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"On a raid through western North Carolina Gen. Stoneman's U.S. cavalry passed through Mount Airy, April 2-3, 1865." In late March 1865, Union cavalry under Major General George Stoneman, commander of the Union army “District of East Tennessee,” marched throughout western North Carolina during one of the longest cavalry raids in history. About 5,000 men under Stoneman’s command entered North Carolina with a mission “to destroy and not to fight battles” in order to expedite the close of the Civil War. Stoneman’s raid coincided with the raids of General William T. Sherman in the eastern sections of the state, stretching local home guard and militia units thinly across the state and forcing Confederate commanders to make hard choices on where their men were needed most.
Stoneman divided his men and sent detachments throughout the region, securing the destruction of the region’s factories, bridges and railroad lines. The army relied heavily on local citizens for food and supplies, often emptying storehouses. Stoneman’s raids in North Carolina lasted from late March until May when they assisted in the search for Confederate President Jefferson Davis as he fled the collapsed Confederacy. The men had marched more than 1,000 miles during the raid and historians credit their march with assuring the death of the Confederacy as they captured artillery pieces and took thousands of prisoners while destroying Confederate army supplies and blocking a line of possible retreat for both Lee and Johnston’s armies.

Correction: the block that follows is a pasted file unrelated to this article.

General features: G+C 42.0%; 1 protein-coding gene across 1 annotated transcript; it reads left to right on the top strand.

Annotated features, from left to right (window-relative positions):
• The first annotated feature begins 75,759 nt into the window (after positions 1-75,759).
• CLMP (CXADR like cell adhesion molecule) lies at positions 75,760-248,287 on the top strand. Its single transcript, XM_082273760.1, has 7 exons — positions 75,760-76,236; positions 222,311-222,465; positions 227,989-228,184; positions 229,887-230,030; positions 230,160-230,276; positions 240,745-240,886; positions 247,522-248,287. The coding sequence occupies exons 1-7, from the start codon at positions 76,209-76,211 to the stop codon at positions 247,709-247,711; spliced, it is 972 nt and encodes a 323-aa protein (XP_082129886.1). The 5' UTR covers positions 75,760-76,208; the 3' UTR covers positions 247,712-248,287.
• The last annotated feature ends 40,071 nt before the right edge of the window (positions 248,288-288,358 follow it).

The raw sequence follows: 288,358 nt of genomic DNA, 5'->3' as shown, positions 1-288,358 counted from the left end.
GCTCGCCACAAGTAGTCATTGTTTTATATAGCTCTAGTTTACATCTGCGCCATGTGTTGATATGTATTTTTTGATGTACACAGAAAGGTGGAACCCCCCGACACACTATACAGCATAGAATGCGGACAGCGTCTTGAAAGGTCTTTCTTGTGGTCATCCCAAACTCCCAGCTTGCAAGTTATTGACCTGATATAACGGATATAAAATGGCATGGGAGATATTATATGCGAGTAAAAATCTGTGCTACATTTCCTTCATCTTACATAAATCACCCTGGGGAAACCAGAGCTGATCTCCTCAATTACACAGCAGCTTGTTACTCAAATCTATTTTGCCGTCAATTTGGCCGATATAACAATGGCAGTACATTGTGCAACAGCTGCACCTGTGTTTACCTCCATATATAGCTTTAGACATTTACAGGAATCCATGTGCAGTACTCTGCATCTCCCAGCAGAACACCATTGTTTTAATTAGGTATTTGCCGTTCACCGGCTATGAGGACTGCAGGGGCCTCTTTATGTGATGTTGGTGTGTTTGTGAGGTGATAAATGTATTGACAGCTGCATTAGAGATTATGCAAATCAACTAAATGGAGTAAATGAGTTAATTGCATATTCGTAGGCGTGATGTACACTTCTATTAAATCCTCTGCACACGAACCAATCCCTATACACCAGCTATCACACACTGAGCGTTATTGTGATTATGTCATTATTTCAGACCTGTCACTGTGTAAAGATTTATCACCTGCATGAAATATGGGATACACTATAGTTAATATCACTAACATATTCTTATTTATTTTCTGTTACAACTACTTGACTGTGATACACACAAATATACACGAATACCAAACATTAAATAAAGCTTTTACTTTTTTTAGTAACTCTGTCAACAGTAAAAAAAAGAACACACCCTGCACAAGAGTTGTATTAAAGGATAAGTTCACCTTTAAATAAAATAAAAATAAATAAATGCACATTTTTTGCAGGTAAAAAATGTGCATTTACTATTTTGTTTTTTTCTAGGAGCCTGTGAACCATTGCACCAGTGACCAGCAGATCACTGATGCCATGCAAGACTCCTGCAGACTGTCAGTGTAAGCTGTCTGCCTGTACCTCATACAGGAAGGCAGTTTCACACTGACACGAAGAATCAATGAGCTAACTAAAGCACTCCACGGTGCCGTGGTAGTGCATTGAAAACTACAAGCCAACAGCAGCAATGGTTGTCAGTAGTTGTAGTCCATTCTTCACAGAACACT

Stoneman’s troops marched quickly through Boone and Wilkesboro, gathering supplies and fresh horses along the way. After leaving Wilkesboro, he turned his men northward toward Virginia and supply lines there that supported the rear of General Lee’s army. Along his march from Wilkesboro toward Virginia, Stoneman’s men passed through Surry County and gathered additional supplies as they destroyed local Confederate supplies. Stoneman entered Virginia after leaving Mount Airy on April 3. After a brief trip through southwestern Virginia in which troops destroyed railroad lines that would have benefited the retreat of General Lee from Petersburg and Richmond. Stoneman and his men turned southward to North Carolina again, entering the state the day that Lee surrendered to Grant at Appomattox, April 9.
Mark A. Snell, ed., North Carolina: The Final Battles (1998)
John G. Barrett, The Civil War in North Carolina (1963)
Cornelia Phillips Spencer, The Last Ninety Days of the War in North Carolina (1866)
Ina Van Noppen, Stoneman’s Last Raid (1961)
Vernon H. Crow, Storm in the Mountains (1982)
Related Themes: C.S.A., Confederate States of America, Confederacy
North Carolina Civil War Historical Markers.